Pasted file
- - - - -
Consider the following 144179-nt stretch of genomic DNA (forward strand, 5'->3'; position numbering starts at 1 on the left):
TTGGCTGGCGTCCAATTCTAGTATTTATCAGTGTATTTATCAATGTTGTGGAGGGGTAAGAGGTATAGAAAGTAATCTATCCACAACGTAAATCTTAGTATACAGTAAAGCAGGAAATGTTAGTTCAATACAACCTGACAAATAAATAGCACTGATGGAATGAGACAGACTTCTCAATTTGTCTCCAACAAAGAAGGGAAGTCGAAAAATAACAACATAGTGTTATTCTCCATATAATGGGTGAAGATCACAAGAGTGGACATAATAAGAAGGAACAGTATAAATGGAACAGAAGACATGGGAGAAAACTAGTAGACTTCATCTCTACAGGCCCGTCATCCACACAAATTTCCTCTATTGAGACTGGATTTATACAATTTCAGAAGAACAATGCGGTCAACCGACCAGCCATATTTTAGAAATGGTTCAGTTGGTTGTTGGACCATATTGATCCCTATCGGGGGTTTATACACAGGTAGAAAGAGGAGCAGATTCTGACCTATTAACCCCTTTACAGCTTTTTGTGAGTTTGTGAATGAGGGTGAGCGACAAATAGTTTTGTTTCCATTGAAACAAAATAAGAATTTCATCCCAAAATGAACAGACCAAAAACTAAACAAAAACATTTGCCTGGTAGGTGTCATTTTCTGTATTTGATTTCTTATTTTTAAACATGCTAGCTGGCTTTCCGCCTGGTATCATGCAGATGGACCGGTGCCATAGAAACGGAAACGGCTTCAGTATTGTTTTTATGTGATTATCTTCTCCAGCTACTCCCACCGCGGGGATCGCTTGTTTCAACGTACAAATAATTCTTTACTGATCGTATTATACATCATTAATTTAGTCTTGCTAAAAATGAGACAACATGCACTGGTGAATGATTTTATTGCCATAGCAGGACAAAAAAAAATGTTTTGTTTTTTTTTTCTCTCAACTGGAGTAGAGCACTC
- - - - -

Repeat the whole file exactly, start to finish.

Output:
Consider the following 144179-nt stretch of genomic DNA (forward strand, 5'->3'; position numbering starts at 1 on the left):
TTGGCTGGCGTCCAATTCTAGTATTTATCAGTGTATTTATCAATGTTGTGGAGGGGTAAGAGGTATAGAAAGTAATCTATCCACAACGTAAATCTTAGTATACAGTAAAGCAGGAAATGTTAGTTCAATACAACCTGACAAATAAATAGCACTGATGGAATGAGACAGACTTCTCAATTTGTCTCCAACAAAGAAGGGAAGTCGAAAAATAACAACATAGTGTTATTCTCCATATAATGGGTGAAGATCACAAGAGTGGACATAATAAGAAGGAACAGTATAAATGGAACAGAAGACATGGGAGAAAACTAGTAGACTTCATCTCTACAGGCCCGTCATCCACACAAATTTCCTCTATTGAGACTGGATTTATACAATTTCAGAAGAACAATGCGGTCAACCGACCAGCCATATTTTAGAAATGGTTCAGTTGGTTGTTGGACCATATTGATCCCTATCGGGGGTTTATACACAGGTAGAAAGAGGAGCAGATTCTGACCTATTAACCCCTTTACAGCTTTTTGTGAGTTTGTGAATGAGGGTGAGCGACAAATAGTTTTGTTTCCATTGAAACAAAATAAGAATTTCATCCCAAAATGAACAGACCAAAAACTAAACAAAAACATTTGCCTGGTAGGTGTCATTTTCTGTATTTGATTTCTTATTTTTAAACATGCTAGCTGGCTTTCCGCCTGGTATCATGCAGATGGACCGGTGCCATAGAAACGGAAACGGCTTCAGTATTGTTTTTATGTGATTATCTTCTCCAGCTACTCCCACCGCGGGGATCGCTTGTTTCAACGTACAAATAATTCTTTACTGATCGTATTATACATCATTAATTTAGTCTTGCTAAAAATGAGACAACATGCACTGGTGAATGATTTTATTGCCATAGCAGGACAAAAAAAAATGTTTTGTTTTTTTTTTCTCTCAACTGGAGTAGAGCACTC